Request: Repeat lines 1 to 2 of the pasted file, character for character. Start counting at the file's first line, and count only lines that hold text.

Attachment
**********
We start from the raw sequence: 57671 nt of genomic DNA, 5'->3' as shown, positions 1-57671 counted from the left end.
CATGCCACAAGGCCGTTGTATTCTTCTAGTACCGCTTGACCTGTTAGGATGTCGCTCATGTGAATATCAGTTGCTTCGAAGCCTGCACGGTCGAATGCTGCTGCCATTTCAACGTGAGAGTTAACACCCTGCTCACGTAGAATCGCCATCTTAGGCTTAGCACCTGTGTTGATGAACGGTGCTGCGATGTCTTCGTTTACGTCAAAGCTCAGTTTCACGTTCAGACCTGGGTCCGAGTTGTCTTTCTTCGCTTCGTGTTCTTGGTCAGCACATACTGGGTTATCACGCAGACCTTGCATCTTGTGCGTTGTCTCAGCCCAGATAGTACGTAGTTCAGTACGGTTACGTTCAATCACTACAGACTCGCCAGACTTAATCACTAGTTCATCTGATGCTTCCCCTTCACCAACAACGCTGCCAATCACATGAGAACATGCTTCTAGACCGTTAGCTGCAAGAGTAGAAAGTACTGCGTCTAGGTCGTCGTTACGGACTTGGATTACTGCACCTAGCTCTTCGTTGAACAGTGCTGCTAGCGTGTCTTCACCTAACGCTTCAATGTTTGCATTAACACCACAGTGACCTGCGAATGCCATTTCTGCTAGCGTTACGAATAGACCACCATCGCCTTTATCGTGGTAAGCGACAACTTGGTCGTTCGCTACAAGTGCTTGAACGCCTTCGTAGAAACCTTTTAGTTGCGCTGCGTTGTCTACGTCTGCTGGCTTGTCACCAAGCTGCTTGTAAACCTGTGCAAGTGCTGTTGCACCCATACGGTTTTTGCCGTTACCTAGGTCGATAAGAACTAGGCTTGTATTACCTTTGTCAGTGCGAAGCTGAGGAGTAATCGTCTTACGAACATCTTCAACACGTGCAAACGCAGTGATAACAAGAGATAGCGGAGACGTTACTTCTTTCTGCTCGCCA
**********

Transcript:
We start from the raw sequence: 57671 nt of genomic DNA, 5'->3' as shown, positions 1-57671 counted from the left end.
CATGCCACAAGGCCGTTGTATTCTTCTAGTACCGCTTGACCTGTTAGGATGTCGCTCATGTGAATATCAGTTGCTTCGAAGCCTGCACGGTCGAATGCTGCTGCCATTTCAACGTGAGAGTTAACACCCTGCTCACGTAGAATCGCCATCTTAGGCTTAGCACCTGTGTTGATGAACGGTGCTGCGATGTCTTCGTTTACGTCAAAGCTCAGTTTCACGTTCAGACCTGGGTCCGAGTTGTCTTTCTTCGCTTCGTGTTCTTGGTCAGCACATACTGGGTTATCACGCAGACCTTGCATCTTGTGCGTTGTCTCAGCCCAGATAGTACGTAGTTCAGTACGGTTACGTTCAATCACTACAGACTCGCCAGACTTAATCACTAGTTCATCTGATGCTTCCCCTTCACCAACAACGCTGCCAATCACATGAGAACATGCTTCTAGACCGTTAGCTGCAAGAGTAGAAAGTACTGCGTCTAGGTCGTCGTTACGGACTTGGATTACTGCACCTAGCTCTTCGTTGAACAGTGCTGCTAGCGTGTCTTCACCTAACGCTTCAATGTTTGCATTAACACCACAGTGACCTGCGAATGCCATTTCTGCTAGCGTTACGAATAGACCACCATCGCCTTTATCGTGGTAAGCGACAACTTGGTCGTTCGCTACAAGTGCTTGAACGCCTTCGTAGAAACCTTTTAGTTGCGCTGCGTTGTCTACGTCTGCTGGCTTGTCACCAAGCTGCTTGTAAACCTGTGCAAGTGCTGTTGCACCCATACGGTTTTTGCCGTTACCTAGGTCGATAAGAACTAGGCTTGTATTACCTTTGTCAGTGCGAAGCTGAGGAGTAATCGTCTTACGAACATCTTCAACACGTGCAAACGCAGTGATAACAAGAGATAGCGGAGACGTTACTTCTTTCTGCTCGCCA